May 8, 2018 > Gala supports Davis Street programs, honors RotaCare volunteers
Gala supports Davis Street programs, honors RotaCare volunteers
By Johnna M. Laird
A program that began 48 years ago as a church ministry has grown into a multiservice agency, offering a comprehensive safety net to help low-income families in San Leandro and surrounding communities. Davis Street Family Resource Center, which incorporated into a nonprofit agency in 1990 after its launch as a food outreach program by San Leandro?s First Christian Church, has become a one-stop center to fight poverty and provide assistance to people in need of medical, dental, and mental health care as well as assistance with almost every aspect of life. Davis Street operates programs that provide food and clothing as well as make referrals for financial, housing, and employment assistance, offering both short and long-term aid to improve quality of life.
Each day about 850 children receive childcare services through five centers that Davis Street operates and through in-home services that the resource center administers.
?The mission of Davis Street is to improve health, address poverty, and increase the overall quality of life,? says Daniel Johnson, Operations Director. ?We accomplish our mission by providing strategic assistance through a variety of integrated services that identify, focus, and build on our clients? natural strengths.?
Annually, about 12,000 primary care clinic visits are made to Davis Street Family Resource Center, which offers medical, dental, and behavioral health services; about 13,000 people receive food and clothing annually. Davis Street opened its full-service medical clinic in 2014 with 13 exam rooms and three dental chairs, earning the nonprofit federal designation as a qualified health center. The clinic operates Monday through Friday with a staff of four full-time doctors and two full-time dentists and is a sanctuary facility, treating people regardless of immigration status.
Prior to a renovation and the clinic opening, health services were available at Davis Street through a volunteer effort of doctors and nurses providing care to low-income and undocumented individuals. Davis Street made space available, and RotaCare provided primary healthcare services for people with limited access to medical care. Currently, RotaCare continues to offer free medical care one day a week, on Thursdays. RotaCare began in 1989 when Dr. Mark Campbell, with the backing of his Rotary Club in Campbell, identified the need for healthcare services in his area. RotaCare opened its first clinic on the site of the former Agnews State Hospital, a site that has now closed, but clinics operate in several Bay Area cities.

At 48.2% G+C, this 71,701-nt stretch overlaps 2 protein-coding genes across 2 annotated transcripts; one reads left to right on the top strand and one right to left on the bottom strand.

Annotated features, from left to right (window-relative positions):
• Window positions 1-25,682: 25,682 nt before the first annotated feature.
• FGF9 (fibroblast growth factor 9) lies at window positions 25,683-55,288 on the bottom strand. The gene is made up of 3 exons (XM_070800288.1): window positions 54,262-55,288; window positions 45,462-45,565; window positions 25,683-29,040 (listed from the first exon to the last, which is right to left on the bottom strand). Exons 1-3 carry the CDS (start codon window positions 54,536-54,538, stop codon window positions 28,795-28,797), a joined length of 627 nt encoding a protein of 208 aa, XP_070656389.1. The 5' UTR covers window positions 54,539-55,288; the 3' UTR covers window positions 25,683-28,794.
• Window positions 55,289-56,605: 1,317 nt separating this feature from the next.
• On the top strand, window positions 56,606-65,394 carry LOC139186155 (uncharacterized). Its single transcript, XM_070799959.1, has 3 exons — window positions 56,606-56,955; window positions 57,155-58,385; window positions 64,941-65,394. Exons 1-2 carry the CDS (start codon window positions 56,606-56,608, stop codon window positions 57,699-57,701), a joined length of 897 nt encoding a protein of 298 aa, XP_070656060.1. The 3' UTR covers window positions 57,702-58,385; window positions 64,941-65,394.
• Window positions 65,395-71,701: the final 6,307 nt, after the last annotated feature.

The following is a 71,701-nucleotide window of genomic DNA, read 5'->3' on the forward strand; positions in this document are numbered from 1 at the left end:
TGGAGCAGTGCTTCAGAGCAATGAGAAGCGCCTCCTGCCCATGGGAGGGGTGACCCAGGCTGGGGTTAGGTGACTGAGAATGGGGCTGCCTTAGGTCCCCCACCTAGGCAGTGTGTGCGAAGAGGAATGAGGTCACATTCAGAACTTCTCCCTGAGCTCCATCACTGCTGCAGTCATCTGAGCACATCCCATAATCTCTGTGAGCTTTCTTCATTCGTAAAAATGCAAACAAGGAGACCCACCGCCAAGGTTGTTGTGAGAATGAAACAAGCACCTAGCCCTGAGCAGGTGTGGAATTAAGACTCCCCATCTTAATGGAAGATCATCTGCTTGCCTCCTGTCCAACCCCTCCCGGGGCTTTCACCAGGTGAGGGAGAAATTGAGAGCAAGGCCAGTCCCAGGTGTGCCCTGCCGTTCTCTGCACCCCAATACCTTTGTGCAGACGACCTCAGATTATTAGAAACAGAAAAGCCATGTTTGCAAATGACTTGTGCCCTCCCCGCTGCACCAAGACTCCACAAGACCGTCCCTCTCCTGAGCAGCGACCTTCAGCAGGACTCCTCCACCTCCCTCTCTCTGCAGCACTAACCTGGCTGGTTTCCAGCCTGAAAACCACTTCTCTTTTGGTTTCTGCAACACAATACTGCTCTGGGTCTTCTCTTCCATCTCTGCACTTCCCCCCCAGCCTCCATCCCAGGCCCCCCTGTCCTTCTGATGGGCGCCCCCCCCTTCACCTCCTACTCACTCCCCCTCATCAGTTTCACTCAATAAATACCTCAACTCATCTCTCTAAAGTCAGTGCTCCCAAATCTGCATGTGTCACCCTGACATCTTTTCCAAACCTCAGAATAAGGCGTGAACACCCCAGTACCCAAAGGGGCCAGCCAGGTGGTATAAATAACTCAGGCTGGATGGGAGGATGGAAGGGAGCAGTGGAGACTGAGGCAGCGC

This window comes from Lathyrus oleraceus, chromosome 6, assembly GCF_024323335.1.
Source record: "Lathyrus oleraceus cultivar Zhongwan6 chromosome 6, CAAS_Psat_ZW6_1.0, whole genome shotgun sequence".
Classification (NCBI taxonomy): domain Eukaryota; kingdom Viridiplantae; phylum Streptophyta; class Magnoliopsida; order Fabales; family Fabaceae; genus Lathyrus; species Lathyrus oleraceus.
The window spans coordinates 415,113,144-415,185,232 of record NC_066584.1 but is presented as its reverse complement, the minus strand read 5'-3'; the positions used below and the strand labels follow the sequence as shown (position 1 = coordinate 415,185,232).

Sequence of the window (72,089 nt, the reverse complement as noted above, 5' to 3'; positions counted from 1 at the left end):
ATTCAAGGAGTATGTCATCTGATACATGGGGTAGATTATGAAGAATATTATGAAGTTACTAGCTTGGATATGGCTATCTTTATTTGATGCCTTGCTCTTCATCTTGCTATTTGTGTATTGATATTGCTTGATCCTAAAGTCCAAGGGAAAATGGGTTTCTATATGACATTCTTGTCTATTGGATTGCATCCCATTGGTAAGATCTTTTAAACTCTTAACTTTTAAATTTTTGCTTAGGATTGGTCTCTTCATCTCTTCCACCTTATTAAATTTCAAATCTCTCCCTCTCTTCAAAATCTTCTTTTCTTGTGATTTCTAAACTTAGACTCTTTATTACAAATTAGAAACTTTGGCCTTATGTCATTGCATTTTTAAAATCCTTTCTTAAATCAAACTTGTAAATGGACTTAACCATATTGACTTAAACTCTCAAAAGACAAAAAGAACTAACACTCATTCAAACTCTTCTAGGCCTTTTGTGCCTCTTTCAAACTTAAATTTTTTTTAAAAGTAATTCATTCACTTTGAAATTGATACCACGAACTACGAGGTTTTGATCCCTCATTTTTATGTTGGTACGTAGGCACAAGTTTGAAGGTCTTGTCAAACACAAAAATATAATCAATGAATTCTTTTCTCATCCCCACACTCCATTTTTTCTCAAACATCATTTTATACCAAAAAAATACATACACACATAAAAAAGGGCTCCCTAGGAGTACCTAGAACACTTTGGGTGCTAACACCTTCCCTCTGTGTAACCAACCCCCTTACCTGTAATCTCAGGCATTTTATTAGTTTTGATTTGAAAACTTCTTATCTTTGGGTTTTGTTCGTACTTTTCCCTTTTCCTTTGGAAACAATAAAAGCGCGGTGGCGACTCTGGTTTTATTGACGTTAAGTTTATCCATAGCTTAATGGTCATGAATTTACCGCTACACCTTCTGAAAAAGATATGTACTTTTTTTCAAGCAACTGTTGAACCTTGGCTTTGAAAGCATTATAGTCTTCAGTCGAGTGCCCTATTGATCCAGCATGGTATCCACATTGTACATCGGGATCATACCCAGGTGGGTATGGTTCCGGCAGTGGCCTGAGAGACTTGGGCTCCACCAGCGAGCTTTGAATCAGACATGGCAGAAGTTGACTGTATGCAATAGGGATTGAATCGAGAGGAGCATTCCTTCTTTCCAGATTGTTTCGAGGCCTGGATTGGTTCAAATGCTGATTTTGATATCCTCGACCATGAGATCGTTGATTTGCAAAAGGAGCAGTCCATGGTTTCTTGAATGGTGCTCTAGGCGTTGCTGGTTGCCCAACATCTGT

The volunteer-driven RotaCare will be honored at Davis Street Family Resource Center?s annual gala on Wednesday, May 16 for its years of service, meeting acute medical needs of thousands of uninsured and poverty-stricken people dating back to June 1995 when it first partnered with Davis Street. RotaCare plans to end its partnership with Davis Street after 2018, now that the resource center has a full-service clinic.
This year?s gala is themed ?An Enchanted Evening in Paris. . . Oh, La, La,? and is expected to attract more than 200 attendees, giving them a taste of the City of Light without having to leave the Bay Area. French decorations and a French-themed ice sculpture will adorn the Dunsmuir-Hellman Estate in Oakland where the event takes place, starting at 5:30 p.m. with themed drinks at a hosted cocktail hour followed by can-can dancers entertaining. Consumers from Stepping Stones, a program serving adults and children with developmental disabilities and a subsidiary of Davis Street, will stroll a fashion show runway later in the evening.
Dinner and a dessert bar will be followed by a silent auction packages that include a trip to Mazatl n and game tickets to see the Oakland A?s and the San Francisco Giants. Gala proceeds will benefit all Davis Street programs, including its nutritional training program in that teaches how to prepare meals to get and stay healthy.
Johnson says the clinic serves a large, diabetic population that suffers with hypertension. ?It?s a nutritional education program where people learn about vegetables that they are not familiar with. They learn to read labels and to be healthier.? Johnson recalls one diabetic husband and wife that took the training together and a few months later returned to report that they no longer needed medication after changing their lifestyle.
More than 1,000 volunteers assist throughout the year at Davis Street, including Alameda County firefighters and San Leandro?s Police Department handing out a meal, canned food and new toys during the holidays. ?It?s a fresh turkey, fresh produce and canned goods, and not just one toy for children but a stocking, an education toy and one that is larger. Nobody goes without. The impact this makes on families, relieving holiday stress, it?s one of the best things to see,? says Johnson, who is also seeking more volunteers throughout the year for the food and clothing programs and for the holiday outreach that gears up in September.
For gala tickets, call (510) 347-4620 ext. 104 or visit www.davisstreet.org.
An Enchanted Evening in Paris. . . Oh, La, La
Wednesday, May 16
2960 Peralta Oaks Ct, Oakland
(510) 347-4620 ext. 104